3 Winter Survival Tips For Getting Stranded In Your Car

If you plan on driving your vehicle at all this winter, you need to know some winter survival tips for getting stranded in your car. Once those temperatures drop and the snow turns to ice, it’s very easy to get stuck in a life-or-death situation.Ideally, you’ll be able to call for help when this occurs. But if it’ll take a long time for help to arrive – or if you have a dead phone – you need to figure out how to stay alive. And fast.Thankfully, we’ve got these…

3 Winter Survival Tips For Getting Stranded In Your Car

The Delicate Balance Between Heat & Gas

One of the biggest issues in this type of situation is trying to balance the need of getting warm with the very limited resource of gasoline. With only so much gas in the tank (and thus limited time for you to stay warm) you’ll need to figure out how to keep yourself warm with and without this resource.

Obviously, you’ll want to turn on the car so your heater will work. But you’ll want to do so as efficient as possible to help you survive the longest.

One of the best ways to “get the most bang for your buck” is to turn the car heater on at full blast for 10 minutes. Then turn it off. Do this once every hour. It may not be comfortable, but doing this can help a lot when you’re in survival mode.

You’ll also want to make sure to prevent dying from carbon monoxide poisoning. This can happen since your car’s engine gives off carbon monoxide in the exhaust. If the vehicle stays running without moving, this carbon monoxide can build up and poison you.

To precent this from happening, make sure to clear your exhaust pipe of any dirt, debris or snow. Otherwise, if it’s blocked, this will cause it to build up faster.

You may also get the urge to crack the windows. However, this isn’t necessary – especially since you’re only running the car for 10 minutes at a time. Not to mention, doing this can let out all that hard-won heat you’ve been accumulating.

How To Signal For Help Without Using Power

It’s imperative that you signal for help if you’re stranded on the side of the road. However, you’ll want to do this without wasting precious power. And, unfortunately, turning on your hazard lights is a good way to drain your battery.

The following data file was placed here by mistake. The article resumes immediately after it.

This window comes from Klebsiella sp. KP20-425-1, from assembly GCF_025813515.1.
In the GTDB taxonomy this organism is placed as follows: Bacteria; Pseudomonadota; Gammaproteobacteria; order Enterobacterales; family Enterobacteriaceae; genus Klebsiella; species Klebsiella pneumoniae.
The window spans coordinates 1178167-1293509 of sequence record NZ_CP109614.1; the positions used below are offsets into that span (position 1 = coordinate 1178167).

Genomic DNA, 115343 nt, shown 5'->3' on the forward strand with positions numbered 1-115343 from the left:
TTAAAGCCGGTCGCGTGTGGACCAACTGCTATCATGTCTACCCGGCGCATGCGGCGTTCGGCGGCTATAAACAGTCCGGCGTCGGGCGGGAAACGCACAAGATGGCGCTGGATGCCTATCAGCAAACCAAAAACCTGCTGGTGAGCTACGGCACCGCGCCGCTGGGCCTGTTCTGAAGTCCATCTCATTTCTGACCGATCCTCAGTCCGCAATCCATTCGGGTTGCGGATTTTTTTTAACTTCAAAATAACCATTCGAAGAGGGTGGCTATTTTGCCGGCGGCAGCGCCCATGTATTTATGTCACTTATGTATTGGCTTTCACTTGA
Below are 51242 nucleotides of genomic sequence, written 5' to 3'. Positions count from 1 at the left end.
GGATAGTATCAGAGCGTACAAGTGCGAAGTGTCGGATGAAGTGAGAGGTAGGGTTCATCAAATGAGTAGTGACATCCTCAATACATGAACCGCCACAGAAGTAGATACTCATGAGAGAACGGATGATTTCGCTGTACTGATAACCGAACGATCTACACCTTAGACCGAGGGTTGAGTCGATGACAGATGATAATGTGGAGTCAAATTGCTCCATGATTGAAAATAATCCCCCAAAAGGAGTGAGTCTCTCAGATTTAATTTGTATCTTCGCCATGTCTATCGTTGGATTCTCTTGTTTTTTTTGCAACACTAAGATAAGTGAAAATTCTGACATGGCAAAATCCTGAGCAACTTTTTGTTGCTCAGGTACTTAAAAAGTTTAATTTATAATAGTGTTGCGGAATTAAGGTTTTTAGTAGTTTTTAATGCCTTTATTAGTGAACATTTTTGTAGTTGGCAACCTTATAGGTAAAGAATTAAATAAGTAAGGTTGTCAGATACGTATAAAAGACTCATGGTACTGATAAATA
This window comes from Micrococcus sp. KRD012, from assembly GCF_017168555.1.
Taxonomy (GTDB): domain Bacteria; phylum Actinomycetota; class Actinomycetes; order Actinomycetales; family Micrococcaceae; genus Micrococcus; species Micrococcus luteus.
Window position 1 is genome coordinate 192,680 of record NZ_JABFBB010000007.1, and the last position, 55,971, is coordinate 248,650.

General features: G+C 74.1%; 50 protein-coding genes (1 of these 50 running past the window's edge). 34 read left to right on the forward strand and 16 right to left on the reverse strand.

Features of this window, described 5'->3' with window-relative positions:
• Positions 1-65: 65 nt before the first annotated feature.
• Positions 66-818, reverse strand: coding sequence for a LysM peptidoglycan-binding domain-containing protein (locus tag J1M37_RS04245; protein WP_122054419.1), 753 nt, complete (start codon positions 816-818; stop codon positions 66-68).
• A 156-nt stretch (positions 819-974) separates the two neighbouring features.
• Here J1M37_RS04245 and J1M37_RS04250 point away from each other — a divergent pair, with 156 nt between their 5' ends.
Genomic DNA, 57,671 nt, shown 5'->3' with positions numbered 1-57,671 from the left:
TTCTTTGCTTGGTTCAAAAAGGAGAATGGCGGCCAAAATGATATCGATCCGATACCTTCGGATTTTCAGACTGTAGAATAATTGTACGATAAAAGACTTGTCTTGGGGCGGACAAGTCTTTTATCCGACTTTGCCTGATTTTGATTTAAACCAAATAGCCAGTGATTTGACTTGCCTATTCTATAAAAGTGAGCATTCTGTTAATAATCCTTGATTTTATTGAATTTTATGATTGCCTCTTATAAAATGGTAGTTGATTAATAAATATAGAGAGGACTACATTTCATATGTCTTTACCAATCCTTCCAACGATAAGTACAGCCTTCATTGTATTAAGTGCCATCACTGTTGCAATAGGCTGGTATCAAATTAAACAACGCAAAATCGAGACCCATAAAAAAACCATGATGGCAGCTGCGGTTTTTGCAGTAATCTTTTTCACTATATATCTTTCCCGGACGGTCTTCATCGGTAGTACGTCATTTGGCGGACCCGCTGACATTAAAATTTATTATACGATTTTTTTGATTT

One of the easiest DIY ways is to to make a flag out of a piece of brightly colored material or clothing. You can also do this out of reflective tape (or add the tape onto the cloth flag). You can then tie the bright piece of material onto the radio antenna of your car, or onto the windshield wipers after flipping them up.

How To Insulate Your Vehicle

So if you’re only running the heat for 10 minutes at a time, you’re going to need to do what you can to stay warm for the other 50 minutes in each hour.

One of the best ways to do this is by insulating your vehicle from the inside. Use clothes, blankets, magazine/book pages, newspapers…. any “junk” left in your car that you can find. Bubble wrap, aluminum foil and cling wrap are also good options.

Tape these to the windows and around the car doors to insulate your vehicle. This will help you stay a lot warmer when the car isn’t running.

How To Prepare

Although the above survival tips are helpful, nothing beats being prepared ahead of time for this kind of emergency.

Here’s a few survival tools to keep in your vehicle to help you prepare for being stranded on the side of the road. This is NOT a comprehensive list, but it’s a great starting point for getting ready for winter.

  • Survival food
  • Emergency water
  • Hand warmers
  • Fire starter
  • Extra gasoline
  • Spare tire
  • Blankets
  • Heavy clothing (sweatshirts, wool socks, etc)
  • Power bank
  • Flashlight
  • Jumper cables or Pocket charger (to charge the car without needing another vehicle)
  • Signalling devices (triangles, etc.)

Being stuck on the side of the road can be deadly. But it doesn’t have to be if you get ready for it ahead of time. Remember, the more you Prepare Now the more likely you’ll Survive Later!

1 Response
  • Cheryl Wilkinson
    October 23, 2018

    Most cars have a vanity mirror attached to the visit. You can use this to signal for help. Either remove the mirror from the visor, you can glue it back later. Or, just remove the whole visor with the mirror attached.
    Also, carry a few emergency candles with you. They can provide a little bit of heat. Just be careful you don’t tip it over. A good way to avoid tipping over the candle, or getting melted wax on your upholstery is to place the candle inside a can.

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